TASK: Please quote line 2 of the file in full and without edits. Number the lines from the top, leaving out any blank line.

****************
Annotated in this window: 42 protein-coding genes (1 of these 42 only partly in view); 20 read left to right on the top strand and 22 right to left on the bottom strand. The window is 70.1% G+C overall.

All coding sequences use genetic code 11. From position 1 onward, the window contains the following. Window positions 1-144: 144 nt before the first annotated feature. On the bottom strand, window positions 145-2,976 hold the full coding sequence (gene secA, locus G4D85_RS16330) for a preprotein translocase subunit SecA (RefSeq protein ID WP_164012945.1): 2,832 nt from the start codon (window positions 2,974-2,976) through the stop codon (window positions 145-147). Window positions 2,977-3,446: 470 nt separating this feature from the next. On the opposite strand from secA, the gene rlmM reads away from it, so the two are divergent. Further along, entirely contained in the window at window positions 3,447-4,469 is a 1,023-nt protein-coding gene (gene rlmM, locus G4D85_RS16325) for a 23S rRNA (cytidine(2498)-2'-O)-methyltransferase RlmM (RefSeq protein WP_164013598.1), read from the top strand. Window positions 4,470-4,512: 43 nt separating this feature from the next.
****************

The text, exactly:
All coding sequences use genetic code 11. From position 1 onward, the window contains the following. Window positions 1-144: 144 nt before the first annotated feature. On the bottom strand, window positions 145-2,976 hold the full coding sequence (gene secA, locus G4D85_RS16330) for a preprotein translocase subunit SecA (RefSeq protein ID WP_164012945.1): 2,832 nt from the start codon (window positions 2,974-2,976) through the stop codon (window positions 145-147). Window positions 2,977-3,446: 470 nt separating this feature from the next. On the opposite strand from secA, the gene rlmM reads away from it, so the two are divergent. Further along, entirely contained in the window at window positions 3,447-4,469 is a 1,023-nt protein-coding gene (gene rlmM, locus G4D85_RS16325) for a 23S rRNA (cytidine(2498)-2'-O)-methyltransferase RlmM (RefSeq protein WP_164013598.1), read from the top strand. Window positions 4,470-4,512: 43 nt separating this feature from the next.